Sixth Sunday after Epiphany | Luke 6:17-26 | The Beatitudes



The phrase “Kingdom of God” has been thrown around so much,

That I wonder if it has lost some meaning, even among Christians.


If you aren’t sure that’s true, do what I did.

Ask someone this week, maybe even at random (if you dare),

What the Kingdom of God is like.



I don’t want to spoil it for you, but I will anyways.

Most everyone, even Christians, thinks that the Kingdom of God will be like heaven;

At least their idea of heaven.


They’ll talk about all the things that they think and hope will be there:

Grandma and Grandpa, the family dog, pizza and cake, and hopefully Jesus.


Cliché as it might be, that’s actually ok.

What they are trying to describe is the new heavens and the new earth.

And as long as Jesus is there, that is the Kingdom of God, too.


The problem with that answer is not what they hope heaven will be like.

The problem with that answer is that they see the Kingdom of God as a future event.

The problem with that answer is that the Kingdom of God is not only then and there;

The Kingdom of God is here and now.


We even pray that it comes here and now.

Of course, the Kingdom of God certainly comes by itself without our prayer, but we pray (in the 2ndpetition of the Lord’s Prayer) that it may come to us also.


Think for a moment what that means when you pray the Lord’s Prayer today.

When you pray for God’s blessing upon you,

And for the Kingdom of God to come to you here and now,

Jesus wants you to understand several things.


To be blessed by Jesus, and to have His Kingdom means that…

You are poor.

It means that you are hungry.

It means that you are weeping.

And it means that you are hated, excluded, reviled, and cast out.

Not one day in the future, but now.

What does this mean?

What does it mean to be poor?

It means that you have nothing to offer God.

That’s difficult for a lot of people who want to please God by giving Him something,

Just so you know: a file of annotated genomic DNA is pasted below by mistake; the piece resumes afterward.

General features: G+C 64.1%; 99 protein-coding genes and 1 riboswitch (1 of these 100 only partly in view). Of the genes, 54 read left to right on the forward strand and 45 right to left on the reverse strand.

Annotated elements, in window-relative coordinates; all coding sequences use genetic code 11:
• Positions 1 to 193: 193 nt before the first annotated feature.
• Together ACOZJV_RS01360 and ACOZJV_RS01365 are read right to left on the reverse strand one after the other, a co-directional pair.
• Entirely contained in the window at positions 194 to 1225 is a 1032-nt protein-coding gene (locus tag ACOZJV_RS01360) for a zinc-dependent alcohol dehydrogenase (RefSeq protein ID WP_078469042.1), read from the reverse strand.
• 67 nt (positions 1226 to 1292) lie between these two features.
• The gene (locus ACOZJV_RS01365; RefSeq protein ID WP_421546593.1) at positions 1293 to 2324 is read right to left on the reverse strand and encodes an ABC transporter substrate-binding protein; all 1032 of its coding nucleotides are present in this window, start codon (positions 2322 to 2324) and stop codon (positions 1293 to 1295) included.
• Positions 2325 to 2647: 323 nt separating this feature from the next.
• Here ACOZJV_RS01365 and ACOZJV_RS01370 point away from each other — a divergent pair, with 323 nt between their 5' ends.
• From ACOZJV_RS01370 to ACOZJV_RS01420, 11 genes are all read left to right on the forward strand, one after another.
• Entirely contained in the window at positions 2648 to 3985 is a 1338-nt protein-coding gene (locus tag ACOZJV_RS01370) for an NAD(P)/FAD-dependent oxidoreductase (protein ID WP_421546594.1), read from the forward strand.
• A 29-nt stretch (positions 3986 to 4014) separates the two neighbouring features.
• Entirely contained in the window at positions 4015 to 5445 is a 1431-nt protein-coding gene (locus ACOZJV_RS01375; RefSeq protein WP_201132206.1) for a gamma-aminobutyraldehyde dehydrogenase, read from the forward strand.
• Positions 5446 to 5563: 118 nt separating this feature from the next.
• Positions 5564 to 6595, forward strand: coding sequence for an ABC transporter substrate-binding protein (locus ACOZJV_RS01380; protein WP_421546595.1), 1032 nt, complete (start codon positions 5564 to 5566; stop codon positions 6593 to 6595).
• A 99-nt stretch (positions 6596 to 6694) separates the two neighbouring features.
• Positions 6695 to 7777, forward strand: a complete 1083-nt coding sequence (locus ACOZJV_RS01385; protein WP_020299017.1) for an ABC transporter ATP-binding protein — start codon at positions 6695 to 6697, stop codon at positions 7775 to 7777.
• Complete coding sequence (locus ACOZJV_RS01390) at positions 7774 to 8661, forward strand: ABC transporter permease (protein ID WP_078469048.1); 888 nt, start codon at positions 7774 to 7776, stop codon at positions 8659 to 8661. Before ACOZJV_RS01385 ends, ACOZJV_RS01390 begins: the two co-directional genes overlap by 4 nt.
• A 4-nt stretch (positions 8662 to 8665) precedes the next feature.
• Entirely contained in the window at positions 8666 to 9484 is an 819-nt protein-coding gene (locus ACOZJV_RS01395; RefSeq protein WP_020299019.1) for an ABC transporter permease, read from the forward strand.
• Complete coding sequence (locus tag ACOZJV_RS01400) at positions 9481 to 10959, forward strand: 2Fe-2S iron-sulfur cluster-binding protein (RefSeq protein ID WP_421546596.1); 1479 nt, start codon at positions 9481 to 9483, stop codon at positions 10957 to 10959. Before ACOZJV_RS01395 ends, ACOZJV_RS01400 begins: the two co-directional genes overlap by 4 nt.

When what they really need is nothing.

And it’s the one thing they don’t have.

It’s why one of the historical postures for prayer is open and empty hands.


What does it mean to be hungry?

It means to desire God’s Kingdom and God’s Word as starving people desire food.

I’m not talking about telling me you’re hungry for God’s Word.

Lot’s of people claim to be hungry, but when food is put in front of them, won’t eat it.


If you are hungry for God’s Word,

You will devour it like a man who has not eaten in a week.

And odds are, even if you are here in the Church, you haven’t eaten in a week.


This is what fasting is to remind us of.

If we are cranky after a single day without food,

This ought to remind us of our need for repentance,

Because we have been happy to go days on end without the Word of God.


If you are hungry, you will be satisfied here and now.

And if you are not satisfied, it is because you were not hungry.


What does it mean to weep now?

It means to lament over your sins;

To despise from them and mourn over them.


If you can cry for the harm you have done to a loved one,

Then you can weep over your offenses against God.


If you come weeping over your sin,

And cry them into Jesus’ ear at Confession,

Then you shall laugh.